Laser Cavity Solitons for Frequency Microcombs
A new frequency comb generator based on laser cavity solitons circulating in a microring optical resonator has been realised. Such device reduces the average power by an order of magnitude while increasing mode efficiency by 70%. Frequency combs find applications in optical metrology, optical atomic clocks, new GPS technologies and optical communications. An international collaboration has realised a new frequency-comb device based on laser cavity solitons (LCS) propagating in a micro-resonator (see Nature Photonics at https://doi.org/10.1038/s41566-019-0379-5). Researchers at the Universities of Sussex, Hong-Kong, Montreal (Canada), Swinburne (Melbourne, Australia), and Gian-Luca Oppo of our Physics Department have developed a micro-ring resonator coupled with an amplifying fibre loop (see Fig 1. a)) for the generation of LCS (see Fig. 1 b)), i.e. optical pulses with extremely broad spectra (see Fig. 1 c)). In terms of frequency combs, the performance of this new device based on LCS compares very well with respect to more conventional passive cavity soliton devices in that pulses have no background, required average powers are reduced by an order of magnitude and mode efficiency is increased by 70%. Frequency combs find applications in optical metrology, frequency-chain generation, optical atomic clocks, high precision spectroscopy, optical communications, GPS technologies, synthesis of waveforms and radio-frequency photonics.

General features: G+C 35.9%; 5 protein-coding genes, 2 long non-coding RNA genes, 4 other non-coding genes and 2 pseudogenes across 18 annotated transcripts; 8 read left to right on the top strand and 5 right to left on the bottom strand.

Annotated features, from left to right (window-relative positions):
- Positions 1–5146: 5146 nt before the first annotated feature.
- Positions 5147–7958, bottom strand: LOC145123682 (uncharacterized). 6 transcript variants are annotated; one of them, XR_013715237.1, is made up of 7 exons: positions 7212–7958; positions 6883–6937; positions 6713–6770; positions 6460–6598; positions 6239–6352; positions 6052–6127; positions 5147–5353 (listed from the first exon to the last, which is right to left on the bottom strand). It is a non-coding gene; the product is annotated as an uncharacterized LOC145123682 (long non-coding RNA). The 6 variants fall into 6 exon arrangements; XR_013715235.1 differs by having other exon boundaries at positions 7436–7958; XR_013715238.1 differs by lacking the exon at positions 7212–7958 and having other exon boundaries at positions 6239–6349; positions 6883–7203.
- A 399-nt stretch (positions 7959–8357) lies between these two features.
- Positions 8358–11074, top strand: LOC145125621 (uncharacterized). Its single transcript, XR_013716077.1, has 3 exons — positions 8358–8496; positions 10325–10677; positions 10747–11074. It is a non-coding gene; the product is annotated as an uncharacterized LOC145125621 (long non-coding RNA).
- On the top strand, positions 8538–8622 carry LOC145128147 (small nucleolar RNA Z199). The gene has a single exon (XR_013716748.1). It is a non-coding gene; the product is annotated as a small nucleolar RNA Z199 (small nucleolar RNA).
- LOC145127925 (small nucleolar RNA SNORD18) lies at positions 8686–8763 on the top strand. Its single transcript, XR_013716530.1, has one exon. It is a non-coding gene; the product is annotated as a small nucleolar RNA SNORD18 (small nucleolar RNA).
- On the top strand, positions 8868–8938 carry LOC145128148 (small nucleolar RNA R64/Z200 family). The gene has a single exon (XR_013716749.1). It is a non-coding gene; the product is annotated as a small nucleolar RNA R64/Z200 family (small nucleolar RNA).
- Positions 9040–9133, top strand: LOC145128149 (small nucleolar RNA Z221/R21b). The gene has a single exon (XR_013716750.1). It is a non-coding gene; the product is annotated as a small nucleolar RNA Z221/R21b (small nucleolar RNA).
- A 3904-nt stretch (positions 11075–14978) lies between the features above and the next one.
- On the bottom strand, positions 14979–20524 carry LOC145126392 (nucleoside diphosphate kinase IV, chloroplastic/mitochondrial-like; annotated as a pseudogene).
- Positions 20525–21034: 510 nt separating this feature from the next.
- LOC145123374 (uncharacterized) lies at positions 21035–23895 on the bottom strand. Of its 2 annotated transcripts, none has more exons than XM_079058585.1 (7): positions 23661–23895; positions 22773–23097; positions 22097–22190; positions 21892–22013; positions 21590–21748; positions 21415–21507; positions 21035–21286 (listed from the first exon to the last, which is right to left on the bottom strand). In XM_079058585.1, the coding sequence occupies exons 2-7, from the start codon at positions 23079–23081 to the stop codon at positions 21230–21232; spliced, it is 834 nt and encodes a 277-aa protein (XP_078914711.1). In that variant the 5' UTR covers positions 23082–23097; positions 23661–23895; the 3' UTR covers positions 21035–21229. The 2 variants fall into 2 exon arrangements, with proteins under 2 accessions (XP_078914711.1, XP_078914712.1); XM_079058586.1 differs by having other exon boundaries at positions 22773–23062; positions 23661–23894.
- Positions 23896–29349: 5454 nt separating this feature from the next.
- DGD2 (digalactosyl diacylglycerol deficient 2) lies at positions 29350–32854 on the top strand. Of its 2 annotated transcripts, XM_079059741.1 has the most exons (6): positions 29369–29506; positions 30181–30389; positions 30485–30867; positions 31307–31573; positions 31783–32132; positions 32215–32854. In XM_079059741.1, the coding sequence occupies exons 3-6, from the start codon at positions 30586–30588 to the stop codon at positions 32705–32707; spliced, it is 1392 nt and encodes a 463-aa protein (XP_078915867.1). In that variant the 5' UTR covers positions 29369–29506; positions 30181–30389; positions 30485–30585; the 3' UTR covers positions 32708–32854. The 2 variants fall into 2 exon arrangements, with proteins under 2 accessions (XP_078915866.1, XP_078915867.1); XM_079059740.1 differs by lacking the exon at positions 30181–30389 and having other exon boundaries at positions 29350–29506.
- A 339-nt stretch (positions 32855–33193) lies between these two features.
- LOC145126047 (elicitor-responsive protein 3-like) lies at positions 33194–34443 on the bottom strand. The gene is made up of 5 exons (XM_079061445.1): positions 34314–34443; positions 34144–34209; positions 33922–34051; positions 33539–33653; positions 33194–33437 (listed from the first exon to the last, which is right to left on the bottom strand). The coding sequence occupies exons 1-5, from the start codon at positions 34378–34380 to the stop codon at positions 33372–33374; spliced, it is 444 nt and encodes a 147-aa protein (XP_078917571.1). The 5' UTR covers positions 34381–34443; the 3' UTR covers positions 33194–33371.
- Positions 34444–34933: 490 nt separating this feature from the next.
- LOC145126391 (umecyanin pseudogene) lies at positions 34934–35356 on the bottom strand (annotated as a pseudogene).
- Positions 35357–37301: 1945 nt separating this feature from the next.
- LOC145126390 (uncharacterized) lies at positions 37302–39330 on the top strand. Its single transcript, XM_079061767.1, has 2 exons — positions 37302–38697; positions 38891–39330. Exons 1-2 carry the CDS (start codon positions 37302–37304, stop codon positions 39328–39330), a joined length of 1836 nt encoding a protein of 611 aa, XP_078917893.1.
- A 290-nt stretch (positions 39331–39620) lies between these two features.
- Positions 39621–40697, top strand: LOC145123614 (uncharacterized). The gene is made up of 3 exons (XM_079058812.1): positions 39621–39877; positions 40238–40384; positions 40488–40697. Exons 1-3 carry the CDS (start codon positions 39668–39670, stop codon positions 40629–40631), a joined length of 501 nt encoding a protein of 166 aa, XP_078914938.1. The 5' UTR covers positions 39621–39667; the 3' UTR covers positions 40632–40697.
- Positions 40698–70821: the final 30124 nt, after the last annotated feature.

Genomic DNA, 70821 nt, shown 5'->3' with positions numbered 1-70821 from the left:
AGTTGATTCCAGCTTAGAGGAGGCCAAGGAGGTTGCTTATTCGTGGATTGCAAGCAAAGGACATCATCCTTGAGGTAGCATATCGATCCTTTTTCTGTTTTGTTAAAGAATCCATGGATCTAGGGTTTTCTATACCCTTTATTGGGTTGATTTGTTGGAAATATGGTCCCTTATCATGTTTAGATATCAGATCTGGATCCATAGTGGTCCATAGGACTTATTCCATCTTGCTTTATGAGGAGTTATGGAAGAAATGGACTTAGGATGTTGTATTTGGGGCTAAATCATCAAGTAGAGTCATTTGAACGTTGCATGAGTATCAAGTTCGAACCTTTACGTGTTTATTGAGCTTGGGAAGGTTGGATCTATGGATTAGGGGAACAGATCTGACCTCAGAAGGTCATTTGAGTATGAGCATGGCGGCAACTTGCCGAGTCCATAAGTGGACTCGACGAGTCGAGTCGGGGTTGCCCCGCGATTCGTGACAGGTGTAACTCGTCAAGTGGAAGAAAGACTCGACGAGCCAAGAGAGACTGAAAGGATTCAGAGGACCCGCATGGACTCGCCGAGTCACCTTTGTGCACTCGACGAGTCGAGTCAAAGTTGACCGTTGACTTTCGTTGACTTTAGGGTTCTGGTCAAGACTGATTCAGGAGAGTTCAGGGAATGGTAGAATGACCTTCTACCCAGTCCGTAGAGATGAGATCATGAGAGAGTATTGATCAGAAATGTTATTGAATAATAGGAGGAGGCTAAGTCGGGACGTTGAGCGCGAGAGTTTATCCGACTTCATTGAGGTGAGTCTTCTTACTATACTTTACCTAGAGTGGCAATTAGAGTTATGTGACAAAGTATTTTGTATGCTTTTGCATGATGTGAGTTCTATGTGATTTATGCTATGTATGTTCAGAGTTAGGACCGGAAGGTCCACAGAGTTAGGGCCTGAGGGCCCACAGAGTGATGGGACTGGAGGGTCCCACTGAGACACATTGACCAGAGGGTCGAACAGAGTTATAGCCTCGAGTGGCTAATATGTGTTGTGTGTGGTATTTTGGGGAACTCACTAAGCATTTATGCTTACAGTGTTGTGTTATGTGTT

The project and its success have been made possible by funds, support, ideas and facilities provided by staying in and taking part to the European Research Council, the European Commission and the Marie Curie Actions of the European Union.
Figure 1. a) The device: a short pulse (green) propagates in the microcavity (blue) sustained by a longer pulse (red) and a weak higher-order ‘super-mode pulse’ (purple) in the amplifying loop (yellow). b) Comparison of a laser cavity soliton pulse (blue) with a passive cavity soliton pulse (red). c) Spectra of the LCS (blue) and conventional passive cavity soliton (red).
Laser cavity solitons were originally discovered in the direction perpendicular to light propagation by Thorsten Ackemann and Willie Firth in the Physics Department of Strathclyde University in 2008.